I know that things are pretty rough right now. 1999 has been a tough year for you. One of your closest friends passed away, your grandmother remarried against your mother’s wishes and then Grandma broke her hip and had a stroke all on the same day. (The day before your eighteenth birthday, no less.) You’ve had some trouble at school—and you’ve caused plenty of it in return—and now some of your friendships are beyond repair. On top of this, you’ve just completed year twelve, your biggest and most important year of schooling, and you are awaiting your final results.
I’m not surprised that you are feeling a little emotional right now.
I would also like to tell you something, and I think you need to hear it.
You are good enough.
You have always been good enough.
It does not matter that some people do not like you. It will not matter if you do not get perfect scores in all of you exams. Those things don’t matter. When you get older, you’re going to look back at that time in your life, and you’ll think differently about it. You’ll think about all the strange and wonderful people that you met, every Tuesday afternoon when you volunteered at the local soup kitchen. You’ll think about school, and you’ll think about little things like how Mr Carlson always kept a copy of Zen and the Art of Motorcycle Maintenance on his desk and you’ll think about big things like the time that the Prime Minister visited your school. You’ll think about how you went to the Royal Adelaide Show with Flamy, and how you both walked along Hindley Street after dark without your parents knowing (and how you didn’t get killed.) You’ll think about the closing ceremony that your school had for the West Campus and how out of three hundred kids, you were chosen to lead years eleven and twelve in a special parade. You’ll think about all the good times you shared with Mel and that will help you cope with the fact that she’s gone.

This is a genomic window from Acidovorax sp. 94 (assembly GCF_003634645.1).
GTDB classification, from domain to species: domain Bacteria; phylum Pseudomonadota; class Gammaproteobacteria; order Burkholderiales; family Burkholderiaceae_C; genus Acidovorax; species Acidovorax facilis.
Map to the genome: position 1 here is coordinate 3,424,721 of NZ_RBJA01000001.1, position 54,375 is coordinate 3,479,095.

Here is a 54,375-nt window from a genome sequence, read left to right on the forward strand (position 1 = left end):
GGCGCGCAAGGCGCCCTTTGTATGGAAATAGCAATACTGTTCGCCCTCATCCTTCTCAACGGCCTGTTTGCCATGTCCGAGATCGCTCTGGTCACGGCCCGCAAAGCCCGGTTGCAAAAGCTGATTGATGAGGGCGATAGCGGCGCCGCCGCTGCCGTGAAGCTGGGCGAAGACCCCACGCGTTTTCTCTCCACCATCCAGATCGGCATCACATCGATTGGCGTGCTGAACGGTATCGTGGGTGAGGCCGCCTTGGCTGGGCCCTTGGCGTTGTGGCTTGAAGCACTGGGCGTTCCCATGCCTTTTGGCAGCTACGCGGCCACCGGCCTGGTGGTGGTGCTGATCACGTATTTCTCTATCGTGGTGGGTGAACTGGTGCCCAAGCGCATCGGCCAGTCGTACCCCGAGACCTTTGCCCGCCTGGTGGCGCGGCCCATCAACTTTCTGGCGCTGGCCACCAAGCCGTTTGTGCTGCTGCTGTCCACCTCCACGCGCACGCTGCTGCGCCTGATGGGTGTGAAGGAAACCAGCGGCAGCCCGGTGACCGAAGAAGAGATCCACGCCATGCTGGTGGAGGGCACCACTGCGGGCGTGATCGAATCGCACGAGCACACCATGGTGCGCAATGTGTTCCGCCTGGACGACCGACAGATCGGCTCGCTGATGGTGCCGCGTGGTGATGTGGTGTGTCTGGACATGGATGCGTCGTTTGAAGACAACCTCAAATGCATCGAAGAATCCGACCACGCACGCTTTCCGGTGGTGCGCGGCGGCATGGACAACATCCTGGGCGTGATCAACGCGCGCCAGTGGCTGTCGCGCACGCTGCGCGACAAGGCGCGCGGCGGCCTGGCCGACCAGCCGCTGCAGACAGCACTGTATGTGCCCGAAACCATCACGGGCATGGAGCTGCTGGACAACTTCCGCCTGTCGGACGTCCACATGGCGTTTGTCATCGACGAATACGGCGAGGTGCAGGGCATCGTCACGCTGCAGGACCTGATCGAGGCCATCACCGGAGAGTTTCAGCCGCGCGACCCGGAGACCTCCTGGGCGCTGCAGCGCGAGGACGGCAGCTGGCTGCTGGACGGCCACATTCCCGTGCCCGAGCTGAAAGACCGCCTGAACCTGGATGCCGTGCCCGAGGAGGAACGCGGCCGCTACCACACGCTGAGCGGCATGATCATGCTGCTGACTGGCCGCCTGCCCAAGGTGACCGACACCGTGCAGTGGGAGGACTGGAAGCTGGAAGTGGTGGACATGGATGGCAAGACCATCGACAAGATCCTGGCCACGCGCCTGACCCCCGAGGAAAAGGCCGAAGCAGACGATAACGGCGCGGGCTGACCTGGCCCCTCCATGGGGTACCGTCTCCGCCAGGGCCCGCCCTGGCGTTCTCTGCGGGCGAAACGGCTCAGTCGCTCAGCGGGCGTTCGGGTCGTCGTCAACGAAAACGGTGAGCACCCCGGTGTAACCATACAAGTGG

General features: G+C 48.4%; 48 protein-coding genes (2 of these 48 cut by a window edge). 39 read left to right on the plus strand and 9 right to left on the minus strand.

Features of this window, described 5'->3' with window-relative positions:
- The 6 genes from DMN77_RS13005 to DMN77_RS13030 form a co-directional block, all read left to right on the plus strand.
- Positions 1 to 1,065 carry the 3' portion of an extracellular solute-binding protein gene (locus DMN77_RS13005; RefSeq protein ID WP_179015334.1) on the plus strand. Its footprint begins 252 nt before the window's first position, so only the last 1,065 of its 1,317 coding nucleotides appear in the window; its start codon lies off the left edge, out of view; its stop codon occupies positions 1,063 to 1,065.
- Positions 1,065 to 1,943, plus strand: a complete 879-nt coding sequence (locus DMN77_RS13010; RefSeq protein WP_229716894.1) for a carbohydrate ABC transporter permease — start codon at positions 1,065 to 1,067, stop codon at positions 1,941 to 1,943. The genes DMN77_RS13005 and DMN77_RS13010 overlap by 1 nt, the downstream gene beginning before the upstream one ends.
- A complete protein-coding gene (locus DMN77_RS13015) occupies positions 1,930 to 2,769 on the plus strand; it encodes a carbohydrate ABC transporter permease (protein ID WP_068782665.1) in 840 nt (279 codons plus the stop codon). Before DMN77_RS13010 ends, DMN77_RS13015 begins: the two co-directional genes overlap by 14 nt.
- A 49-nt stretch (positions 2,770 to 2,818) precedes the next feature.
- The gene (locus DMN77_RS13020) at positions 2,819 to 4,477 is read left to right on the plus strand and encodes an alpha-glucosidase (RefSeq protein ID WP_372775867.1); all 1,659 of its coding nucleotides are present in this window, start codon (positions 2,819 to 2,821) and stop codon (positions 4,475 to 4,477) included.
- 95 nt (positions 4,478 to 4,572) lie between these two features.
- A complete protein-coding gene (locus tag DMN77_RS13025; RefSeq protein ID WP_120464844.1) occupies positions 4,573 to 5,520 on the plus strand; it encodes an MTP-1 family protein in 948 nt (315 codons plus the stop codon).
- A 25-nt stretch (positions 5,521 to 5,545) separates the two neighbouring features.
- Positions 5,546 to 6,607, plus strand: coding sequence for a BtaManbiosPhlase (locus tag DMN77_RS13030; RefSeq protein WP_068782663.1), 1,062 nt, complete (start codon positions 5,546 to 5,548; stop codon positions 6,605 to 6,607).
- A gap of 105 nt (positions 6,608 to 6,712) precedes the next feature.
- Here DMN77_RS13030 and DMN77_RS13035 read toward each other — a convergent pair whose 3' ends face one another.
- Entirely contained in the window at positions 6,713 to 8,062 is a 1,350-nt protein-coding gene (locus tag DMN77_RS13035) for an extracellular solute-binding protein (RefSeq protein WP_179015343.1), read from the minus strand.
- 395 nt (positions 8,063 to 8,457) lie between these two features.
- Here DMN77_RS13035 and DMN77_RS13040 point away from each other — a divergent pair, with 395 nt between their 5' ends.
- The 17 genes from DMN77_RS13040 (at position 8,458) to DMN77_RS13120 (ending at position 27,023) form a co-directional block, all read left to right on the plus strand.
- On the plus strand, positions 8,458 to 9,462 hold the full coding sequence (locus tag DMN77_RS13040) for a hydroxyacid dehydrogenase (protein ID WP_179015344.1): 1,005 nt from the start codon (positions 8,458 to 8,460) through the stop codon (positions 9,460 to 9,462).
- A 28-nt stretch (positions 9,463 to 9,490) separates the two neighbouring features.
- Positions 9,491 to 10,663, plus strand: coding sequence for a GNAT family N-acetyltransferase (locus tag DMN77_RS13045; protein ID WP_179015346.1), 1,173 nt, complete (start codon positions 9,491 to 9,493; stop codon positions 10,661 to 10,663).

Mum and Grandma will patch things up. The story will have an unexpected twist, and one day, when you get home from uni, Dad will be waiting at the bus stop just so he can tell you all about it.
Love, your 35 yo self
PS. You were right about the Y2K bug being a load of nonsense.
PPS. Stop listening to that bloody Savage Garden CD. It really isn’t that great. And take all those celebrity posters down and put something inspirational on the wall instead.
About the author:
Kathryn White was born in 1981 and grew up on the south coast of Adelaide. A passionate writer, she was first published at age 17 and later graduated from Flinders University with a BA (Hons.) Kathryn has independently published a variety of novels and is happiest when she is using her writing to explore new concepts, dysfunctional relationships and to view life from the perspective of people who do not quite fit in with their world in one way or another.
Thanks for playing, Kathryn. I love that letter. (And Savage Garden was okay!!)
Speaking of letters…
Wanting to honour the lost art of letter writing through this blog series, I also opened my fourth novel with a character writing a letter. And not just any letter. It’s a story — perhaps the most important he’ll ever tell.
The Other Side of the Season
Life is simple on top of the mountain for David, Matthew and Tilly until the winter of 1979 when tragedy strikes, starting a chain reaction that will ruin lives for years to come. Those who can, escape the Greenhill banana plantation on the outskirts of Coffs Harbour. One stays—trapped for the next thirty years on the mountain and haunted by memories and lost dreams. That is until the arrival of a curious young woman, named Sidney, whose love of family shows everyone the truth can heal, what’s wrong can be righted, the lost can be found, and . . . there’s another side to every story.